Australia is in double bind over ‘treason’ laws

According to experts’ assumptions there could be a fall in the number of Chinese students studying at Australian Universities on account of new anti-treason laws that have been portrayed as “anti-China” by the China’s Communist Party and state-governed media. Last month Australian Prime Minister Malcolm Turnbull, declared a series of planned laws to limit foreign influence in Australian politics. They are in a dilemma as they want to protect academic freedom at the same time they want to retain Chinese student numbers.

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Is self-plagiarism ethical?

Research papers or journals are the medium of spreading knowledge and new ideas evolved. Innovative and original piece of work would certainly be more educative and admirable. Nevertheless, authors and writers are often found to be reusing their old piece of work or some extracts from their previous published papers while writing a new research paper.

When questions are raised against this content reuse, authors claim that those stuffs are their own works and materials, and thus, they can reuse them as they wish, and it cannot be termed as plagiarism since they have not stolen the ideas from any other author or source.

The ethics of plagiarism are not applicable to such reuse, as a result of which it has been overlooked till date. While the discussion is whether this reuse is ethical or not, the publications and the journals, on the other hand, have set certain guidelines for such works citing it as Self-plagiarism.

What is self-plagiarism?

Self-plagiarism is a form of plagiarism where the writer reuses his/her own previously published work in portions or entirely while creating a new study paper. It can breach the publisher’s copyright on those published work when it is reused in the new study papers without appropriate citations. Let us now know more about the ethical aspects of self-plagiarism.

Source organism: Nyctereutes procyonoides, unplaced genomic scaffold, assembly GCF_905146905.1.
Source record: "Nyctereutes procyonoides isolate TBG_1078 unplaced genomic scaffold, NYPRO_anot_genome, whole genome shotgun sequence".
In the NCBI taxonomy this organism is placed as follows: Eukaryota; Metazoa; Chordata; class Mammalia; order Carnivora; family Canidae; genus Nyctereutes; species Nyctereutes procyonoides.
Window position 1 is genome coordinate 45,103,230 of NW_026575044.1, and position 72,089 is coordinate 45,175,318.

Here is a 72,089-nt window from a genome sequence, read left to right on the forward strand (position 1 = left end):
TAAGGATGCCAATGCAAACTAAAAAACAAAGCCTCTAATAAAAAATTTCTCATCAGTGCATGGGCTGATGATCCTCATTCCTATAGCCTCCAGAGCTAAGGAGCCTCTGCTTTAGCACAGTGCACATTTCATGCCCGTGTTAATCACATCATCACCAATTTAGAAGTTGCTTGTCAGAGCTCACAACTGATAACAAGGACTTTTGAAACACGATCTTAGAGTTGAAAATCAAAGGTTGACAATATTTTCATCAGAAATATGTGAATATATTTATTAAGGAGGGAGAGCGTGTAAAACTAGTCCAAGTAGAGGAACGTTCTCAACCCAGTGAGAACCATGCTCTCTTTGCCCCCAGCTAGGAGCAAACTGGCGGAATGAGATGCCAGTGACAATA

Self-plagiarism can be detected when:

a)  A published paper is used to republish elsewhere without the consent of the co-authors and the publisher of the paper or work.

b)  A paper of a large study is published in small sections with an intention to increase the number of publications.

c)  A previously written work either published or not is reused again in portions in the new study papers.

Although the laws of self-plagiarism are not enforced, it somehow reflects the dishonesty of the author. Moreover, the journals and the publishers are rejecting such copy-paste works as they are seeking writings based on original research findings and proper citations of all the references.

Nowadays, journals are also pointing out questions on the reuse of one’s own work. In order to avoid self-plagiarism, one should try to keep his/her work original, and in case it is necessary to include any portion from his/her previous works, it should be then properly cited with proper references. I hope this article will surely help you in detecting prospective self-plagiarism before submitting your paper or work to publications or journals.